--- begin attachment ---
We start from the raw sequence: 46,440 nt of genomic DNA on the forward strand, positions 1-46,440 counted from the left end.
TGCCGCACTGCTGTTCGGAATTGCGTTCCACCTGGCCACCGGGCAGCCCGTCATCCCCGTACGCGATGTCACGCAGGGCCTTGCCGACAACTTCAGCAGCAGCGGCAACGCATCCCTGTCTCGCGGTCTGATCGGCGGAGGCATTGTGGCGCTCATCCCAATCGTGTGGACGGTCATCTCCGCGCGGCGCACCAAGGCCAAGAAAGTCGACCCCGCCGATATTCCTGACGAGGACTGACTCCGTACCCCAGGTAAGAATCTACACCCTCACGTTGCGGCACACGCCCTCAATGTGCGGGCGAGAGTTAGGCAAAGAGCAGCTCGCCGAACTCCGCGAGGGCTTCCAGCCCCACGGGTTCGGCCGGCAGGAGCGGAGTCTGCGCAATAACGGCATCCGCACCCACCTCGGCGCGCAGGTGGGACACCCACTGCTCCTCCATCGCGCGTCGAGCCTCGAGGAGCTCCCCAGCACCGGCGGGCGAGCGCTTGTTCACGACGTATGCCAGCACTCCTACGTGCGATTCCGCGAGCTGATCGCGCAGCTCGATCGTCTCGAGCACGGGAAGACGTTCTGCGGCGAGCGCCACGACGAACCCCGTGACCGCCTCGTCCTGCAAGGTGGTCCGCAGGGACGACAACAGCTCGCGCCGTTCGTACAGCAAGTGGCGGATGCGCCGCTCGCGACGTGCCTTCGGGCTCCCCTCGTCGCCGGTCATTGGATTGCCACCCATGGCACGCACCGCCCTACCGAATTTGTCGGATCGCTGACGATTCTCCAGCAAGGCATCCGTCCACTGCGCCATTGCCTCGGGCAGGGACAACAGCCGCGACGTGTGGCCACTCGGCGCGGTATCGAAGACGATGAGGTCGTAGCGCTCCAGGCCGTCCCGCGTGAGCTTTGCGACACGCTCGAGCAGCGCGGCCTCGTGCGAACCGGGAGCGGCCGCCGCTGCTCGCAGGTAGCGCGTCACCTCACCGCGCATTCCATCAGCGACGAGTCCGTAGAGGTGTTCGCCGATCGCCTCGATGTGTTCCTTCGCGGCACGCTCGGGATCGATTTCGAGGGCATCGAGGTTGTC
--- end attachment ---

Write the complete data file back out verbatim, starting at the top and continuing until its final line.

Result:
We start from the raw sequence: 46,440 nt of genomic DNA on the forward strand, positions 1-46,440 counted from the left end.
TGCCGCACTGCTGTTCGGAATTGCGTTCCACCTGGCCACCGGGCAGCCCGTCATCCCCGTACGCGATGTCACGCAGGGCCTTGCCGACAACTTCAGCAGCAGCGGCAACGCATCCCTGTCTCGCGGTCTGATCGGCGGAGGCATTGTGGCGCTCATCCCAATCGTGTGGACGGTCATCTCCGCGCGGCGCACCAAGGCCAAGAAAGTCGACCCCGCCGATATTCCTGACGAGGACTGACTCCGTACCCCAGGTAAGAATCTACACCCTCACGTTGCGGCACACGCCCTCAATGTGCGGGCGAGAGTTAGGCAAAGAGCAGCTCGCCGAACTCCGCGAGGGCTTCCAGCCCCACGGGTTCGGCCGGCAGGAGCGGAGTCTGCGCAATAACGGCATCCGCACCCACCTCGGCGCGCAGGTGGGACACCCACTGCTCCTCCATCGCGCGTCGAGCCTCGAGGAGCTCCCCAGCACCGGCGGGCGAGCGCTTGTTCACGACGTATGCCAGCACTCCTACGTGCGATTCCGCGAGCTGATCGCGCAGCTCGATCGTCTCGAGCACGGGAAGACGTTCTGCGGCGAGCGCCACGACGAACCCCGTGACCGCCTCGTCCTGCAAGGTGGTCCGCAGGGACGACAACAGCTCGCGCCGTTCGTACAGCAAGTGGCGGATGCGCCGCTCGCGACGTGCCTTCGGGCTCCCCTCGTCGCCGGTCATTGGATTGCCACCCATGGCACGCACCGCCCTACCGAATTTGTCGGATCGCTGACGATTCTCCAGCAAGGCATCCGTCCACTGCGCCATTGCCTCGGGCAGGGACAACAGCCGCGACGTGTGGCCACTCGGCGCGGTATCGAAGACGATGAGGTCGTAGCGCTCCAGGCCGTCCCGCGTGAGCTTTGCGACACGCTCGAGCAGCGCGGCCTCGTGCGAACCGGGAGCGGCCGCCGCTGCTCGCAGGTAGCGCGTCACCTCACCGCGCATTCCATCAGCGACGAGTCCGTAGAGGTGTTCGCCGATCGCCTCGATGTGTTCCTTCGCGGCACGCTCGGGATCGATTTCGAGGGCATCGAGGTTGTC